‘Efficient frontier’ is the representation of all the portfolios which can give highest returns at the least amount of risk taken by the investor.
The efficient frontier curve guides us to choose an optimal portfolio. We plot the graph of the potential portfolios. Portfolios A, B and C lie on the efficient frontier as represented in graph 1. The inclination towards risk differs for every individual. For a low-risk, low-return strategy, “A” offers the maximum returns at a certain level of risk preference. Investors with a preference towards high-risk, high-return investments, portfolio “C” gives maximum returns. Hence, we reject all the portfolios which lie ahead of C.
We arrive at the next step for portfolio selection.
Step 2: Diversify by sectors or asset class having independent, cyclical or inverse movement in prices
The recent rally in the stock markets saw a majority of the mutual fund schemes and stocks outperforming the indices, irrespective of the sector or group. But then the question arises, can the performance of individual securities be unrelated to each other?
The point is that in a bull-run everything seems rosy. Any upward movement in a portfolio of shares and equity funds will give whopping returns. Though, the same may apply in the case of downward movements wherein your entire portfolio may turn red. So, how do you address the risk of your entire portfolio going down at a go?
According to MPT, the two types of risks that need to be mitigated are systematic and non-systematic. Systematic or Non-diversifiable risks cannot be eliminated by diversification like terrorism but the risks that can be alleviated by having wide-ranging securities in the portfolio are known as unsystematic or non-systematic risks.A portfolio is said to be efficient when all the diversifiable risk within the portfolio is eliminated.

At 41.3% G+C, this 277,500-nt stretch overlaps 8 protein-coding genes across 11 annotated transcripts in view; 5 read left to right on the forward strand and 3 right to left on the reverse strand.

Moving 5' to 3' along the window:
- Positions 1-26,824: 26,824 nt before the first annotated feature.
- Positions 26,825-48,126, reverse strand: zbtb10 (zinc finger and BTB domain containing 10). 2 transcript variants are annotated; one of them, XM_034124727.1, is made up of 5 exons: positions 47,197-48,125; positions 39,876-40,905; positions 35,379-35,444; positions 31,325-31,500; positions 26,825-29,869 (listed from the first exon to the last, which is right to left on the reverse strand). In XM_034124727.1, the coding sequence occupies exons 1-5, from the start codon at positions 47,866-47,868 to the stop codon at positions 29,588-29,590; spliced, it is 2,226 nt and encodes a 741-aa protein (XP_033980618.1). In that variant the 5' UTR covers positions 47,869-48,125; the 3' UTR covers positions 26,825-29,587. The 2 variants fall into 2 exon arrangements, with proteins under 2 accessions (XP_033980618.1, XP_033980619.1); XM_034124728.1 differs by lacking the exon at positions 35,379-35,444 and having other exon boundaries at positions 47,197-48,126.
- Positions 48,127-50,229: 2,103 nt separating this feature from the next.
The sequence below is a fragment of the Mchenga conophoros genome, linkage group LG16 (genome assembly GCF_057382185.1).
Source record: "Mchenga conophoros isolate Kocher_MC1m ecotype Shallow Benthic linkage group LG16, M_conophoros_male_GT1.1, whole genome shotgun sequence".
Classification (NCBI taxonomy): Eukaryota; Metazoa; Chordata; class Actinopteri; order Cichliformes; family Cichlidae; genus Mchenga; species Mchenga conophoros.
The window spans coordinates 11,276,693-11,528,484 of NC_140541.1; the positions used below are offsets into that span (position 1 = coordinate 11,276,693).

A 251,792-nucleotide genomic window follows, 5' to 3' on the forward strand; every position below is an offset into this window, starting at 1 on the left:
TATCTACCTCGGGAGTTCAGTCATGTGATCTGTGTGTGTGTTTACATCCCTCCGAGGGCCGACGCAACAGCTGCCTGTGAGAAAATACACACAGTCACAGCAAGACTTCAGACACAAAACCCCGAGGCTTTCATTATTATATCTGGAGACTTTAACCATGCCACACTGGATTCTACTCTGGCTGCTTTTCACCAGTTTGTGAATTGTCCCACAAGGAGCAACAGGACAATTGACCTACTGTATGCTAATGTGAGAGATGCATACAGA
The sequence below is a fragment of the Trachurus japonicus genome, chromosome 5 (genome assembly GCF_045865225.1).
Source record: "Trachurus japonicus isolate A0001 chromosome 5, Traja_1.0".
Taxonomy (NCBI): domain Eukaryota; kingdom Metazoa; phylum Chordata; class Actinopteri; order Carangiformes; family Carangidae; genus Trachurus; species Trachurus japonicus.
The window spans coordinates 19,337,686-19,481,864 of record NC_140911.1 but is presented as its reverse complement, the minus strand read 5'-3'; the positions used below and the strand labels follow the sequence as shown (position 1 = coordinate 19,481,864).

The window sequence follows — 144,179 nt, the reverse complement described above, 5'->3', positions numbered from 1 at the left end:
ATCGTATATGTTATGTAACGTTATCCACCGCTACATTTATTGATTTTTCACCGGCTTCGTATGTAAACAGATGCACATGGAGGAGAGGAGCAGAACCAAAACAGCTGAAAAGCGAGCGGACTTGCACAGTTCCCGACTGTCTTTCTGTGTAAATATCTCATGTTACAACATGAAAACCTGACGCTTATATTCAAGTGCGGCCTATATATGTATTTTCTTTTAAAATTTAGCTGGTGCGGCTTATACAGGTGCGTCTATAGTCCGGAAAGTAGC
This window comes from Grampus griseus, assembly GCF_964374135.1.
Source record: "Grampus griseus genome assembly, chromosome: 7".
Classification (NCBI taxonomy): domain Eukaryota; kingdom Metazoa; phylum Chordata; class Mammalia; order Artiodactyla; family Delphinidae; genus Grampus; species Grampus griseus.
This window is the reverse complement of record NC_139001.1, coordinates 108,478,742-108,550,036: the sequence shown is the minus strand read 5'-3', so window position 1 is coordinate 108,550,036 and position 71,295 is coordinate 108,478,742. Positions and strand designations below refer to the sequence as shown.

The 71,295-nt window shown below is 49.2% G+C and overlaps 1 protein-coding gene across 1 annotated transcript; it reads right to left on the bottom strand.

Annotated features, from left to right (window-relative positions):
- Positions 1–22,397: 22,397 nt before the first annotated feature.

Graph 2: BSE Indices Closing Data
Graph 2 shows how the various sectors have fluctuated or remained flattish during the period January 2007 to June 2009 (source: BSE). The Fast Moving Consumer Goods (FMCG) sector performed flatly whereas Metals reached the peak levels, almost similar to the 30 stock BSE Sensitive Index (SENSEX), but fell more sharply compared to its peer sectoral indices.
Diversification can occur in terms of stock selection across different sectors or different mutual fund types as well as through asset class selection. Selecting a mix of asset classes as well as sectors whose performance is inversely related to each other will protect the downside and improve returns generated regardless of market cycles.Within the time frame of August 2008 to May 2009, we have seen the major indices plunging and recovering with flamboyance. Although markets have hit a rock bottom in 2008, debt market funds and gold delivered superior returns (source: AMFI, NSE Government Securities Index, iFAST Compilations).
Spreading your portfolio across different types of products brings us to the next step of the portfolio building exercise.
Step 3: Evaluate impact of adding a new security to the portfolio